On the day following the meeting at Col. Johnson’s Brick House, a meeting was held at the old yellow-log Court House which stood on the area that might be called the front lawn of this church. The Presbyterian Church was officially organized. Thus we became, January 18, 1820, the first Protestant church in Michigan.
The charter members of which there were twenty, consisted of Congregationalists, Baptists, Episcopalians, Methodists, as well as Presbyterians.
OLD YELLOW-LOG COURT HOUSE
It is interesting to note that this old log cabin that mothered our young church was a two-story affair of hewed logs, having a clapboard roof. The downstairs had a hall through its center with a jail on one side and sheriff’s family quarters on the other. The upstairs was a courtroom which was also used for school and church affairs. It had been constructed in 1818.
Two weeks after our organization meeting Monteith preached in Monroe for the first time. He administered communion to 22 people and baptized one. On May 21st he ordained two elders, Jos. Farrington and Wolcott Lawrence. Wolcott and Caroline Lawrence, in December 1817, had become the parents of the first white child born in Monroe.
Shortly afterward Oliver Johnson and Henry Dishrow were elected elders. Henry Dishrow was a civil engineer and can be rightfully called Monroe’s first city engineer for in 1817 he drew the first map of Monroe laying it out in streets and plats down to Lake Erie. It is amusing to note that portions of the map that we know to be marshland were designated as “Wet Pasture”.
In June of 1820 a Sunday School was organized. They had ambitions for this was but 6 months after the church was organized. Monroe, at that time, had a population of some 400; the entire county having but 1,881, and Michigan Territory but 8,896. Macomb Street boasted of a foot bridge over the river whereas Monroe Street had a toll bridge over the River Au Raisins. This last was operated by some the more enterprising settlers, and was large enough to permit wagons to cross. Such wagons as were used had high wheels of the French type to keep them from bogging in the marshy ground around Monroe.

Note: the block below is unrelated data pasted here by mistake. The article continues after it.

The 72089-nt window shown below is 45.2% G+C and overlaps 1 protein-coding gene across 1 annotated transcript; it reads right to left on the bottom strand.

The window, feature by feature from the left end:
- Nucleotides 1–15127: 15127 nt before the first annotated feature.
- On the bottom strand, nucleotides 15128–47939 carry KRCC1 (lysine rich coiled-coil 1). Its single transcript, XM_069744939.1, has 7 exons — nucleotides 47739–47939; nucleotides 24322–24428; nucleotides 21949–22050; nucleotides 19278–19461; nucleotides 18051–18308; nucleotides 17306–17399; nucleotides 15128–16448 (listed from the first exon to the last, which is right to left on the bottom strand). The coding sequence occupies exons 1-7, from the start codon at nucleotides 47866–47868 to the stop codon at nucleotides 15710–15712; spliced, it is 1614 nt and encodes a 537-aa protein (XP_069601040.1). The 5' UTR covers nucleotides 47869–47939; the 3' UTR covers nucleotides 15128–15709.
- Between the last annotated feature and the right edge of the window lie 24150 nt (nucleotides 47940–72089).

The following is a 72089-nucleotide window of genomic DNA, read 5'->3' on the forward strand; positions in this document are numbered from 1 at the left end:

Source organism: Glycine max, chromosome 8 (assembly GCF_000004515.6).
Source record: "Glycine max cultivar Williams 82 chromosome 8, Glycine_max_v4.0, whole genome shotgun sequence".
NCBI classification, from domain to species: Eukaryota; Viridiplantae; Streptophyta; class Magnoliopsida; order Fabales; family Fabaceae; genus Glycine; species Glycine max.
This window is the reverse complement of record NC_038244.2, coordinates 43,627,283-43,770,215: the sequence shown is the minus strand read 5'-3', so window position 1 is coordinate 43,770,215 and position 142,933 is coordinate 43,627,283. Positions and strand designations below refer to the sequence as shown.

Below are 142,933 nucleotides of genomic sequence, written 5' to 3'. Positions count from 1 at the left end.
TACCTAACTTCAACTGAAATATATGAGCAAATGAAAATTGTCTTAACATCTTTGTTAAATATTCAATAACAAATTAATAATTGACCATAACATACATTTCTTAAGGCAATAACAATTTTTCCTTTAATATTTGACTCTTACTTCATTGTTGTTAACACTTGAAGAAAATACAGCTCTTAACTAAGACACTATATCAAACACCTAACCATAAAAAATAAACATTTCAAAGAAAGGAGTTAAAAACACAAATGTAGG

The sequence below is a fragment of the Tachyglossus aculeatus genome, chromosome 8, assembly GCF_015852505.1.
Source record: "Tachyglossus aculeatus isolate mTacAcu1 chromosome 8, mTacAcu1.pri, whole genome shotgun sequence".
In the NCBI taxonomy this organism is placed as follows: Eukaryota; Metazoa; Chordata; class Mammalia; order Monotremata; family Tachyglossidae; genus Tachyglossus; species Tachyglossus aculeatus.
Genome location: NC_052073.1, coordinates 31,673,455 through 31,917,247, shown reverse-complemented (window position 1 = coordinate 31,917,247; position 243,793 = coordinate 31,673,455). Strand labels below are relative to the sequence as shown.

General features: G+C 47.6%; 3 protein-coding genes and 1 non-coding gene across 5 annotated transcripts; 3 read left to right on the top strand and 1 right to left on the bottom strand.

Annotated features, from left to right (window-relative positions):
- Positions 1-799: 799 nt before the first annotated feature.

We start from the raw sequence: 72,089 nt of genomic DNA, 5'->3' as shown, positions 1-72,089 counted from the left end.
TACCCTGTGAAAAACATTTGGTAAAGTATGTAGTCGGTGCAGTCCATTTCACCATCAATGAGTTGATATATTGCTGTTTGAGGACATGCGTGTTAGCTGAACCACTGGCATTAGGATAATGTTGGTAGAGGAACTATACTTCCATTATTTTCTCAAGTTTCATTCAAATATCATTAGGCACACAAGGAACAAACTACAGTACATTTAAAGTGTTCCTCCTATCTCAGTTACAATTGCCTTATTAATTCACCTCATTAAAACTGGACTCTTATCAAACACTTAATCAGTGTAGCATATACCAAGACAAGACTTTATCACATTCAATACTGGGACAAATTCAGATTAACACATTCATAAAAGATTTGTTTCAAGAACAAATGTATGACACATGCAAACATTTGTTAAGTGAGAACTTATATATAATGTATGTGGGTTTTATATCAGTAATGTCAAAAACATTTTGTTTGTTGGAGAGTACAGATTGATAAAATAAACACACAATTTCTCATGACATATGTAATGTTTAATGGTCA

Getting back to this newly organized Sunday School it is interesting to observe that John Anderson (who later became an elder of our church) was its president. Colonel Anderson as he was known, for he was so commissioned during the war by Gen. Hull, had been one of the few men marked by Chief Tecumseh for certain death. He had maintained a Trading Post on the Northeast corner of Macomb and East Elm Streets. It was here during the River Raisin Massacre that Mrs. Anderson, seeing the Indians approaching, had broken open the casks of whiskey in their store. The Indians managed to lap up enough from the floor to become half-crazed and attempt to kill her. She averted the attempt by calling to them, “Shame, so many Indians to fight one squaw”. They left her unharmed.
To resume the Sunday School story, two Catholics, Francis Navarre and Gabriel Godfroy, were elected vice-presidents. The secretary was Charles Noble; the treasurer was Wolcott Lawrence; and the directors were; Oliver Johnson, Joseph Farrington, Sam Felt, and Henry Dishrow.
In time, when other provisions had been made, the Roman Catholics withdrew, and still later the Lutheran children followed them.
Perhaps it can be said that our Presbyterian church, like Topsy, just grew, and grew, and grew. We continued to meet at the Yellow-Log Court House, and in the various homes too. Then in 1832 the congregation purchased a lot on the southwest corner of Cass and First Streets (where the Zion Lutheran School now stands) and in that same year built a small brick church facing First Street, that seated near 200 people.
SECOND CHURCH PROPERTY
We continued to grow. Oliver Johnson (one of the elders) purchased from Joseph Loranger, the present church property and deeded it to the church November 28, 1845 for the sum of one dollar.